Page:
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Madagascar and Me

The Eighth Continent isn’t the easiest place for a researcher to navigate. Still, I can’t wait to go back.

Ken Coffelt

By Alison Kamhi

When I first came up with the idea to go to Madagascar, I was in the car with my mother and my sister on Christmas Eve, driving from Memphis, Tenn., to my grandmother’s house in Clinton, Miss. For the first year and a half of my Stanford career, I had come home with what I thought were fantastic ideas for research grants. There was the Thanksgiving holiday when I talked about spending a month in Israel examining religious politics, the Presidents’ Weekend when I dreamed of a summer in Berlin searching for original manuscripts of Grimms’ fairy tales, and the spring break when I contemplated a term assisting herbal doctors in Beijing. But Madagascar was the one that stuck.

My plan, as I excitedly rambled to my mother and my sleeping sister, was to study precolonial culture in Madagascar. By my calculations, this would be the perfect amalgamation of everything I had wanted to study earlier: religious tension, original manuscripts and alternative cultural practices. It fit with my proposed history major and linguistics minor. The people seemed friendly and spoke my second language, French. Madagascar seemed perfect! However, Madagascar also seemed faraway and hard to contact.

When I returned to Stanford after New Year’s, I described the embryonic plan to my adviser, who directed me to Richard Roberts, an Africanist in the history department. With his guidance, I began an independent-study course on the so-called Eighth Continent.

After months of reading Malagasy histories and texts, I proposed a research project on the 19th-century queen Ranavalona I. The more I learned about this ruler who threw boring lovers off cliffs and Christians into torture pits, the more I wanted to visit the country that had shaped her and been shaped by her. The few existing accounts of Ranavalona’s rule included French descriptions of her cruelty toward Christians, British condemnations of her reinstatement of the inland slave trade and Malagasy semideification of her successful resistance to European power. Depending on the nationality, ethnicity and time period of the historian, Ranavalona’s persona shifts from barbaric enemy of European “civilization” to heroic protector of Malagasy tradition. I assigned myself the task of finding out who she really was.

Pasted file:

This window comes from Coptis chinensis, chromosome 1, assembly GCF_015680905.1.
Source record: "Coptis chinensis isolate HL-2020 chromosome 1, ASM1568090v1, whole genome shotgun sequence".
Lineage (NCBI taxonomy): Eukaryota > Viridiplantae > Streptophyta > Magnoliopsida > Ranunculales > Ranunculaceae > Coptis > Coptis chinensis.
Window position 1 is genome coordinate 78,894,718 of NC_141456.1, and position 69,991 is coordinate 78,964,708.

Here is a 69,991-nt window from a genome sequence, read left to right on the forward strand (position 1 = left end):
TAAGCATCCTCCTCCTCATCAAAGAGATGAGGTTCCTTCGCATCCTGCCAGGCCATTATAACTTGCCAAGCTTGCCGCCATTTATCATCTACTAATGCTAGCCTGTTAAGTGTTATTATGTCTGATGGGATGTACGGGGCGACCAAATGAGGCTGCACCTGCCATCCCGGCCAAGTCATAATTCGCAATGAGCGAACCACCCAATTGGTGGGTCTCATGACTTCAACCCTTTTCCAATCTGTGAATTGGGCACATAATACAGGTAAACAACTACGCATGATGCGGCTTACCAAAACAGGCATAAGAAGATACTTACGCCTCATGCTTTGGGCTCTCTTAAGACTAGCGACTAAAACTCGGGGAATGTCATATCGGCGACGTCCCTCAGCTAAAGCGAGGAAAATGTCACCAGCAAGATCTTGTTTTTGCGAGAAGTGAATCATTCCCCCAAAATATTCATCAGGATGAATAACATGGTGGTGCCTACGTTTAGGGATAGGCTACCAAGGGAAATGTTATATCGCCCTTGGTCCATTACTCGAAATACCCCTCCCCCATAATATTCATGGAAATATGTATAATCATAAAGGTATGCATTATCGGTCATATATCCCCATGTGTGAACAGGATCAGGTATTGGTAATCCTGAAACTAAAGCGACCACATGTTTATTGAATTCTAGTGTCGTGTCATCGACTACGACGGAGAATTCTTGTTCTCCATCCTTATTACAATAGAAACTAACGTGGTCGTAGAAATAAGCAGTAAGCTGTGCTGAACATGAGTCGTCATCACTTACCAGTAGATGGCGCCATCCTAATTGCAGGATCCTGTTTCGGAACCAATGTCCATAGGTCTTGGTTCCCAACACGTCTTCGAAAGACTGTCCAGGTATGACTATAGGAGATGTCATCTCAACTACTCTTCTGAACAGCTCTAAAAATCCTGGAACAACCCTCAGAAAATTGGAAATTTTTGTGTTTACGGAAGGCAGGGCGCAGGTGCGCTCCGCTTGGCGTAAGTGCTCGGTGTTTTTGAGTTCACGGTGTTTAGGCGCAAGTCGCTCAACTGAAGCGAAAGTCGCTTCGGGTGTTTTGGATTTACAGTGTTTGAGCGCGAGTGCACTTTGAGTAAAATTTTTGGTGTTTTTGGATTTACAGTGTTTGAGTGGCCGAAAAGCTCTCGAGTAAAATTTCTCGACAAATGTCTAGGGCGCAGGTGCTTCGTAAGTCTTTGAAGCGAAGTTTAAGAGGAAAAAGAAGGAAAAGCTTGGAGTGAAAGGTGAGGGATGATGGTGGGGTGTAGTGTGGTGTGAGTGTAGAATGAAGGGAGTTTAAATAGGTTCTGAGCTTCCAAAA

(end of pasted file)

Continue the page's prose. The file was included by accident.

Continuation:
Because I wanted to immerse myself in the local culture and to interview Malagasy citizens about their perceptions of the former queen, I attempted to find a family with whom to stay. I tried e-mailing church groups, international student programs, world hostel organizations, even the Malagasy university dorm service. None of these proved successful. I searched travel guides, which provided only “useful” tips about Madagascar, such as the estimation that each person eats two pounds of rice per day. Finally, I ended up finding my host family through a horse trainer in Kentucky. He had been to Madagascar on a mission trip and was eager to share with me both his memories and the names of some Malagasy friends.

A friend of his named Domoina Rafikoto responded to my e-mail query immediately, and shortly I found myself, after several days of travel from New York to the capital city of Antananarivo, stepping out of an Air Madagascar plane and into her car. Domoina, a 25-year-old gospel singer, introduced me to her family in a broken mixture of English, French and Malagasy—a linguistic conglomeration I would grow accustomed to in the following three weeks and even learn to understand.

Domoina and her family ushered me into my room using friendly hand gestures, and I was touched to find the shelves decorated with American Coke bottles and welcome signs written in Malagasy. My French skills proved embarrassingly inadequate as I attempted to thank them. I learned my first Malagasy words about an hour after I arrived, during my first meal: “vookie za” (“I’m full”). In other words, “No, I would not like any more rice.”

I had imagined myself traveling to Madagascar as an intellectual scout, armed with a mosquito net and a notepad, ready to investigate and disseminate new findings about the queen. Only half a day into my stay, however, my fascination had grown to include not only Ranavalona, but also all Malagasy. I could not wait to interview people not just about their history but also about themselves. If an aged 19th-century queen was capable of defeating a combined fleet of British and French naval ships, what could 21st-century Malagasy citizens accomplish?